Tag Archives: Gender identity

EEOC Issues New Guidance on Title VII’s Prohibition of Sexual Orientation and Gender Identity Discrimination

Contributed By Allison P. Sues, July 16, 2021

Employment law books and a gavel on desk in the library.

On June 15, 2021, The U.S. Equal Employment Opportunity Commission (EEOC) issued guidance on “Protections Against Employment Discrimination Based on Sexual Orientation or Gender Identity.”  This resource reviews the impact of the Supreme Court’s Bostock v. Clayton County case and provides the EEOC’s position on what constitutes unlawful discrimination based on sexual orientation and gender identity.  The EEOC’s answers to key questions on this issue are summarized below. 

Does Title VII’s prohibition against sex discrimination extend to treatment based on sexual orientation or sexual identity?

Yes. In June 2020, the Supreme Court unequivocally held that discrimination based on sexual orientation or gender identity is discrimination based on sex and, therefore, prohibited under Title VII. In Bostock, the Court extended Title VII’s legal protections to LGBTQ+ employees after examining three different discrimination claims where employees claimed that they were fired after their employers learned that they were gay or transitioning from one gender to another.  As with all Title VII protections, employers cannot take any adverse employment action –including decisions involving hiring, firing, promoting, disciplining, training, or providing compensation or other benefits – based on the sexual orientation or gender identity of an employee or applicant. 

Can an employer’s discriminatory action toward an LGBTQ+ employee be justified by customer or client preference?

No.  Even if a company’s clients or customers have a preference to work with people of certain sexual orientations or gender identities, an employer cannot refuse to hire, fire, or reassign an employee based on their LGBTQ+ status. Similarly, an employer cannot assign LGBTQ+ employees to positions that do not interface with the public based on their protected status.

May an employer make employment decisions based on a belief that the employee acts or appears in ways that do not conform to stereotypes about women or men?

No. Even if an employer does not have knowledge of the employee’s gender identity or sexual orientation, employers are not allowed to discriminate based on gender stereotypes.  For example, an employer cannot demote a male employee because it perceives him to behave in stereotypically feminine ways. Relatedly, an employer may not require a transgender employee to dress in accordance with the employee’s assigned sex at birth.  Employers should not have any gender-specific expectations about appearance.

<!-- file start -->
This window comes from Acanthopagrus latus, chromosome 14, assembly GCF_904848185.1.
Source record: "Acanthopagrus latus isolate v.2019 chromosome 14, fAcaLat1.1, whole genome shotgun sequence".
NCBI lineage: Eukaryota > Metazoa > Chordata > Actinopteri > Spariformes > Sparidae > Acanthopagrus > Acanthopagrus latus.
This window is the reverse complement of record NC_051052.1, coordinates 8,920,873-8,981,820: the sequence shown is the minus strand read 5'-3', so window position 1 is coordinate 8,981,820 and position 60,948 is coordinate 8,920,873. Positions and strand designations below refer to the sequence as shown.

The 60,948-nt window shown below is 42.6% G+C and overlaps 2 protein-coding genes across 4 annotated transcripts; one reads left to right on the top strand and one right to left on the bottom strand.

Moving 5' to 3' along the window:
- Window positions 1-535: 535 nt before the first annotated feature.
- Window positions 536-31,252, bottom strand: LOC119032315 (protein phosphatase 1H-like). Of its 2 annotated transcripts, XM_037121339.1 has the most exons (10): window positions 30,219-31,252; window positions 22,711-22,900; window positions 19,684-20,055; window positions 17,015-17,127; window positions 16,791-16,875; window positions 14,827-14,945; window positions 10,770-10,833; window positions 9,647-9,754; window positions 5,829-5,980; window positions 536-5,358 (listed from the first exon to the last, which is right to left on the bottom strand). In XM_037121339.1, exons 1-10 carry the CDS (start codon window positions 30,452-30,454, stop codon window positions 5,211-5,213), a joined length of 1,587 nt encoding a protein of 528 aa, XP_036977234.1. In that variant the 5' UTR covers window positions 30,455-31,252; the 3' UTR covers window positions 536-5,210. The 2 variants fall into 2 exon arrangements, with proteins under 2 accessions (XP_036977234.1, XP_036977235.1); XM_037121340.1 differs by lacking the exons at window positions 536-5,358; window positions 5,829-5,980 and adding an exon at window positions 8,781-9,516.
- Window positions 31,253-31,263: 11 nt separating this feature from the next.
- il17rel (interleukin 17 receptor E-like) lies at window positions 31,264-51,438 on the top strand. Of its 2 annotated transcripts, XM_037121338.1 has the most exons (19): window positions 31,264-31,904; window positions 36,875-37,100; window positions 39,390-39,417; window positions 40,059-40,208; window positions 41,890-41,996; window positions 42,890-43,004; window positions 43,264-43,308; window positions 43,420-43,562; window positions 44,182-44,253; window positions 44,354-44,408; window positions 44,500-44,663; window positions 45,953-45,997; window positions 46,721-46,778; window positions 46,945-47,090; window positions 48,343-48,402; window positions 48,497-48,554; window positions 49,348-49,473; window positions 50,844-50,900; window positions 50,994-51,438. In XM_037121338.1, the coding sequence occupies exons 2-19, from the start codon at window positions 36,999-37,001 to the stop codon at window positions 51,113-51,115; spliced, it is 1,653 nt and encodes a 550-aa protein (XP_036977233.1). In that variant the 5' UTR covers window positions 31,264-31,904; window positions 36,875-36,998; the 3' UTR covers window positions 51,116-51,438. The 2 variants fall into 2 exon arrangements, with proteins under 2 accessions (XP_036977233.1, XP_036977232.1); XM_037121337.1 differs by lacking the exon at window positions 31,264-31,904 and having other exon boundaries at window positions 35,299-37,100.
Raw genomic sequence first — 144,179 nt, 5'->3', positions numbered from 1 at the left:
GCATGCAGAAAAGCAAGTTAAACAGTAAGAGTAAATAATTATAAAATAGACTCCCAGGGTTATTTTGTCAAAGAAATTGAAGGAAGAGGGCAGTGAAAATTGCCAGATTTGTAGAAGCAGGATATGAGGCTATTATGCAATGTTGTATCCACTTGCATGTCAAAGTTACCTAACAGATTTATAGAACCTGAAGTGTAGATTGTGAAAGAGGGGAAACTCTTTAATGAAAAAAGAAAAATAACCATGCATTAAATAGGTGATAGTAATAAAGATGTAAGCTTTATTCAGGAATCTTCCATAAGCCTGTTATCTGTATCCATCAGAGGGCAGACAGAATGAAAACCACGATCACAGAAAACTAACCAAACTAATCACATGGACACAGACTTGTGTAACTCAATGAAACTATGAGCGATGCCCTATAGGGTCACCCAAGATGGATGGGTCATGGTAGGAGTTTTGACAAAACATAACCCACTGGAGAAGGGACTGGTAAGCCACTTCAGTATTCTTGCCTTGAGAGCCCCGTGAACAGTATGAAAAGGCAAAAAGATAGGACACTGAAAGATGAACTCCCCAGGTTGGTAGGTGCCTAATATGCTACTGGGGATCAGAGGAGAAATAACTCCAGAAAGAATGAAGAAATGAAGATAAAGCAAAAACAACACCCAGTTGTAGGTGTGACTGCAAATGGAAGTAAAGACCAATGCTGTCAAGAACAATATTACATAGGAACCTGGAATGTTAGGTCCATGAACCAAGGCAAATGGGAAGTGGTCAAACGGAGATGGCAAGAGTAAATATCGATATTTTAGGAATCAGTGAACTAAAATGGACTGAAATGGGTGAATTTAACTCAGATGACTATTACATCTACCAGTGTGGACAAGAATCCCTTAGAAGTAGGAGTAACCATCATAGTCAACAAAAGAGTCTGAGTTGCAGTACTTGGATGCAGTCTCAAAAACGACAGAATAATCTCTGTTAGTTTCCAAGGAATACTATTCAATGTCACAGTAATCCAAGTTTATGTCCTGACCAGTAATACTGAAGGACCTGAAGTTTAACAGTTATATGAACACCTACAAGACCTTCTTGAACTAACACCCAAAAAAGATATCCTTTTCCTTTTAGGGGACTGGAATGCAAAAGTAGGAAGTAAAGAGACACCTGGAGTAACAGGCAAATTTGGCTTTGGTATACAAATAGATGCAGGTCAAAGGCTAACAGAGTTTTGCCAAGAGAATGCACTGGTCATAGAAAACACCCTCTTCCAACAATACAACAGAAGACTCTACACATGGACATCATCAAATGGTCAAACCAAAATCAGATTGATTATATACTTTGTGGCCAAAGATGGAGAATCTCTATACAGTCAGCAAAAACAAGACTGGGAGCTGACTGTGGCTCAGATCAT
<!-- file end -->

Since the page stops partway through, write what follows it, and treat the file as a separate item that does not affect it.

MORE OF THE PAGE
May an employer host separate, sex-segregated bathrooms, locker rooms, or showers for men and women?

Yes.  However, the employer must not prohibit any employee from using the bathroom, locker room, or shower for the gender with which they identify.  For example, transgender women should be allowed to use the women’s bathroom.

Could it be considered unlawful harassment to use names or pronouns inconsistent with an individual’s gender identity?

Yes, possibly. As with all other hostile work environment claims, the harassment must be sufficiently severe or pervasive to be actionable.  If an employer accidentally misuses an employee’s pronoun or forgets to use an individual’s name in isolated incidents, that may not rise to the level of a Title VII violation.  However, an employer that intentionally and consistently refuses to use an employee’s correct name or pronouns may be deemed to be unlawfully harassing that employee. 

Transgender Employees – – Which Bathroom?

Contributed by Jeff Glass

More employers are encountering issues with transgender employees and job applicants.  The term “transgender” has various meanings, ranging from people who have undergone a sex change operation, are considering or preparing for such an operation, or are merely dressed like the opposite sex.